February 8, 2018 – Multinational technology giant, Microsoft brought together 45 female students from the University of Ghana and Ashesi for its first ever Codess event in Africa. Hosted by Ashesi, the event, the first of its kind in Africa, brought together female students in Engineering, Computer Science and Information Technology from both universities.

Initiated by Microsoft nearly five years ago, Codess is a community for female coders established to explore ways to promote gender diversity in the programming and engineering fields.

“Codess was started because of the need we see in growing female talent from the engineering and technical skills perspective," said Lerato Erasmus, University Recruiting Account Manager (Sub-Saharan Africa) at Microsoft. “We got a sense from the ladies that there was a lot more than coding that they took from the event. They also gained an understanding of who they are, and how to present themselves from a brand perspective. Having the experience of interacting with industry at university level gives an individual the edge in fitting into any role they apply for when they graduate, and I believe the event gave them that exposure.”

Over the years, multiple Codess events held across the globe have brought hundreds of young women-in-tech together, to network, share experiences, receive mentorship and career guidance, and also explore the opportunities within the tech giant. The forum also aims to inspire the female coders to help them achieve their professional goals.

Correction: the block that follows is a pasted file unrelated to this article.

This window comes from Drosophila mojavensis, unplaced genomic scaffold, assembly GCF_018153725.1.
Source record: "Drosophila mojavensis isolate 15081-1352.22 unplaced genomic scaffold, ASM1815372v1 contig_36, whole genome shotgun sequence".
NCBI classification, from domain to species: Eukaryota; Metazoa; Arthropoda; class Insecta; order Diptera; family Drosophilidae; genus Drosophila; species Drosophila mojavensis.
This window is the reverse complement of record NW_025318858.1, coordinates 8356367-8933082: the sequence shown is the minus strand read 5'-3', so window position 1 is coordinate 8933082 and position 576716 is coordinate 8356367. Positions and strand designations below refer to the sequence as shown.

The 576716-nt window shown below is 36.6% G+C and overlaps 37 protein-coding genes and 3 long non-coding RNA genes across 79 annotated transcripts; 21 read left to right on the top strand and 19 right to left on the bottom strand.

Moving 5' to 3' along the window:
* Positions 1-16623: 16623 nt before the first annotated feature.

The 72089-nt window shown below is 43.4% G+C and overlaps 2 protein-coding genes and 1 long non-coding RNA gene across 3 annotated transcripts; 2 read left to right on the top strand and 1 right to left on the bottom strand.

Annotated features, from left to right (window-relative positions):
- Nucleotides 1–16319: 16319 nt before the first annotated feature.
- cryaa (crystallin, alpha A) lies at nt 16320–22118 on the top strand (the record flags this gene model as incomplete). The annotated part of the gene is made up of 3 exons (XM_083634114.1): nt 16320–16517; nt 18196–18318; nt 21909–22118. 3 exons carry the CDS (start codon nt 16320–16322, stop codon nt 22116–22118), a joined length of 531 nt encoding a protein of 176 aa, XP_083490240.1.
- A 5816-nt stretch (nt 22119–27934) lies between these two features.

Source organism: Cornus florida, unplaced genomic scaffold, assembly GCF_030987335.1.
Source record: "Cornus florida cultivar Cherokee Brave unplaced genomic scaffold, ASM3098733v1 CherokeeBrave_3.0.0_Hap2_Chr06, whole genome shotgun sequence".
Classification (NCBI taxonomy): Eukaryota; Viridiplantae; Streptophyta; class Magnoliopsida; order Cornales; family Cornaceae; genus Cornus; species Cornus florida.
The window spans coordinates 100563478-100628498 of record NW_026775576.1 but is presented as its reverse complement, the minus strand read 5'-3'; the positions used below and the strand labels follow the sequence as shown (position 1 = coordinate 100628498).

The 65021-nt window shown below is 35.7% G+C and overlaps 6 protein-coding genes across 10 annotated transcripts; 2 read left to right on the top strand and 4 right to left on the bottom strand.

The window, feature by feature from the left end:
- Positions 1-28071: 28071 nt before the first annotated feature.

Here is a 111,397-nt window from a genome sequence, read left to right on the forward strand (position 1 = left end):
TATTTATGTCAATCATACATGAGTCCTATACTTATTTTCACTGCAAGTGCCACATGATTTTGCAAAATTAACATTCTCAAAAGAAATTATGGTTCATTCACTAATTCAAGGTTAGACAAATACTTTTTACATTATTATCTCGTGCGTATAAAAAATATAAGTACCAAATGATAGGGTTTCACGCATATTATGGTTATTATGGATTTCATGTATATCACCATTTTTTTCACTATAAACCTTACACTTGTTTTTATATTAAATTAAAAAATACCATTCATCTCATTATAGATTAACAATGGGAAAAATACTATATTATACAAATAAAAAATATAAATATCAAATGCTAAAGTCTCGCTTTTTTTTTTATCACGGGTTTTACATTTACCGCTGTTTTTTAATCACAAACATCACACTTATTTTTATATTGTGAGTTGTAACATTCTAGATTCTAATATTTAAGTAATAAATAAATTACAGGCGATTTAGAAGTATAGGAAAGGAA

At the event at Ashesi, the students had the opportunity to engage with Microsoft executives and also participate in an hour-long programming session based on Microsoft’s Azure platform.

“I signed up for the Codess event because I thought it would be a great opportunity to get more insight about the workings at Microsoft,” said Kalysa Owusu, third year Computer Engineering Student at Ashesi. “At the end, I came out with knowledge of Microsoft’s Azure platform as well as an increased sense of motivation for my future as a woman-in-tech. Besides the opportunity to chat with recruiters and actual Microsoft employees, I also learned that it’s always important to try something at least once before making a decision concerning whether or not you like it, and most importantly, to constantly learn new things!”